Increasing Muscle Strength at an Older Age
posted by The Orthopedic Team | August 5, 2016
Most people associate aging with becoming weak and frail, but getting older doesn’t have to be that way. Strength training can build strong muscles and improve the quality of life at any age.
You can engage in strength training well into your 80s and 90s. While you may not be able to bench press 100 pounds at that age or have the energy to run a marathon, your body will probably respond well to moderate strength training. When done regularly, strength exercises build up bone and muscle while counteracting the weakness and frailty that often comes with aging.
Strength training requires very little time or equipment, making it one of the best ways to stay healthy.
Strength training helps you:
Build muscle strength
Improve mobility, balance and coordination
Reduce your risk of falling
Maintain bone density to reduce risk for fractures
Maintain independence in performing daily activities
With a little training from an orthopedic specialist or physical therapist, you can do most of the important strength training exercises at home with very little investment. Inexpensive hand weights and resistance bands are essential for strength training. Your physical therapist or orthopedic specialist can teach you how to use this equipment to build muscle mass and strength.
The National Institutes of Health (NIH) suggests doing a half hour of strength training exercises on two or more days a week. The American College of Sports Medicine says that seniors should aim for about 30 minutes of exercise per session and never exercise for less than 20 or more than 45 minutes per session. Avoid exercising the same muscle group two days in a row, though, as it takes a couple of days for your muscles to recover from training.
For muscular balance and overall strength, perform strengthening exercises that target specific major muscle groups in your upper and lower body. For best results, strengthen those major muscle groups evenly.
Side arm raises
Seated rows with resistance band
Leg extension exercises
Side arm raises strengthen the muscles in your shoulders and upper back. Seated rows work the muscles in your lower back, the middle and lower trapezius in your upper back, and the latissimus dorsi and rhomboids muscles in your middle back.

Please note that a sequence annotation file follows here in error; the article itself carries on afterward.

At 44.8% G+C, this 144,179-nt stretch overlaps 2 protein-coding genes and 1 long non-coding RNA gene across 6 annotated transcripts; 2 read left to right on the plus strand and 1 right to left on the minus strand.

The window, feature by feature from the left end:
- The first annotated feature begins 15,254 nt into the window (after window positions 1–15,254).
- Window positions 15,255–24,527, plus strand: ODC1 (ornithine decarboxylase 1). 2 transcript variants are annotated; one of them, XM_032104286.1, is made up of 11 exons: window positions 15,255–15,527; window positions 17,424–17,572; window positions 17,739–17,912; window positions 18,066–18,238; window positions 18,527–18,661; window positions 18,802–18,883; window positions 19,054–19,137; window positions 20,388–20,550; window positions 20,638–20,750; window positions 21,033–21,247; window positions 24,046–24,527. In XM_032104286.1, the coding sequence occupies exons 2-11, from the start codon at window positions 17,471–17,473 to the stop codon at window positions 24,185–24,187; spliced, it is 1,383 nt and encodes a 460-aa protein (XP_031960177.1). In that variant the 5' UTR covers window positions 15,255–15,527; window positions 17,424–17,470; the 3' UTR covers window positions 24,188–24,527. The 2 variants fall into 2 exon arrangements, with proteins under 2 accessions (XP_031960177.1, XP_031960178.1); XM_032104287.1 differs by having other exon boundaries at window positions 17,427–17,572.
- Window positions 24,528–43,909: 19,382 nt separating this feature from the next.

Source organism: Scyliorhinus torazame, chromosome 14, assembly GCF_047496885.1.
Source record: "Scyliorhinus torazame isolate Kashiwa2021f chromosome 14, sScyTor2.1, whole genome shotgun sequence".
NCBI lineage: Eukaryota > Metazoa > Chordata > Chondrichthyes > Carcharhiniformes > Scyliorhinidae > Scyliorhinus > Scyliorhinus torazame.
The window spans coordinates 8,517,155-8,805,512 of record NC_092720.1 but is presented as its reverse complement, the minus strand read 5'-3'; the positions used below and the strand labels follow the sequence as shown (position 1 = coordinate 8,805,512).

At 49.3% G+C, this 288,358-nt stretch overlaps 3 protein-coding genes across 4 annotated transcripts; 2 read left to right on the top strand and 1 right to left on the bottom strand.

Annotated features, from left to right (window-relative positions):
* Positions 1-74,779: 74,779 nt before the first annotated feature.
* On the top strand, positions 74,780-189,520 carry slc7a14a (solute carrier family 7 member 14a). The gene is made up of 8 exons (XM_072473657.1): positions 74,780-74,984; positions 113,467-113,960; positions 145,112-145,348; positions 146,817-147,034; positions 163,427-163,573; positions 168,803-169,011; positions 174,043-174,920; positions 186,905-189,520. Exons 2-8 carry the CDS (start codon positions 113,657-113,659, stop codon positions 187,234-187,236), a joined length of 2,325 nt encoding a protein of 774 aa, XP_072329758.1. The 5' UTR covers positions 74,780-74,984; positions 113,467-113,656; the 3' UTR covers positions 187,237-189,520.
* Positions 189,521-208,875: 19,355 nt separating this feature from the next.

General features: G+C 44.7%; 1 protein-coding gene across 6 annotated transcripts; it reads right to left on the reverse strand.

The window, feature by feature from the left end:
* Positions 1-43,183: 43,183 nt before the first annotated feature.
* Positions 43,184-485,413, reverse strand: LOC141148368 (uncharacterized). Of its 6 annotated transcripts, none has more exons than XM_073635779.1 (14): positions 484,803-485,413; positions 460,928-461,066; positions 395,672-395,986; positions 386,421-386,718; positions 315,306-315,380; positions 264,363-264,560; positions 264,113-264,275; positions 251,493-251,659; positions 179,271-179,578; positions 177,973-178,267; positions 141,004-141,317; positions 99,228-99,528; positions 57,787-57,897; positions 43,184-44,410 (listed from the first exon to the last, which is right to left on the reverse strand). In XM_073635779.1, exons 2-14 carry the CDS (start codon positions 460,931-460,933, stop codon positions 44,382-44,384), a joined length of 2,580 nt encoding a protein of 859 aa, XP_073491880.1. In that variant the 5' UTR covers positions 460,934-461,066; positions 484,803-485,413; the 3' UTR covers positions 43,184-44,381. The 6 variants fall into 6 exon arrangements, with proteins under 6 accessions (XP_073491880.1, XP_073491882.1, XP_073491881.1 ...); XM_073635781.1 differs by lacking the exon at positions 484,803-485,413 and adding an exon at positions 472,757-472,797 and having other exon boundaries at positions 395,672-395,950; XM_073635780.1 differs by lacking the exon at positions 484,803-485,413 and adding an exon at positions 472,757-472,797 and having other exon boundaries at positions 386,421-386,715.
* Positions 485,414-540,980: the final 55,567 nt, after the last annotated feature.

Leg raises strengthen the iliopsoas muscles in your hips that help you walk. Leg curls work on your “glutes,” which are the muscles in your buttocks. Leg extension exercises target your quadriceps at the front of your thighs. Performing toe stands makes the muscles in your calves and ankles stronger.
Arm curls and elbow extension exercises strengthen your biceps at the front of your upper arm and your triceps at the back of your arm. Chair dips strengthen your triceps while wrist curls strengthen your forearms.
Strength training is safe at any age, even if you have health problems. Always consult with your doctor, of course, before beginning or changing any exercise program. An orthopedic specialist or physical therapist can help you develop a personalized strength training routine based on your goals and health history then train you to perform strengthening exercises at home. Doing these exercises correctly is important to strengthen your muscles safely and effectively.
If you would like to learn more about geriatric strengthening, make an appointment with an orthopedic specialist or physical therapist at Revere Health. We offer a variety of treatment options and training programs to help you get stronger. Call us today at (801) 429-8000
This information is not intended to replace the advice of a medical professional. You should always consult your doctor before making decisions about your health.
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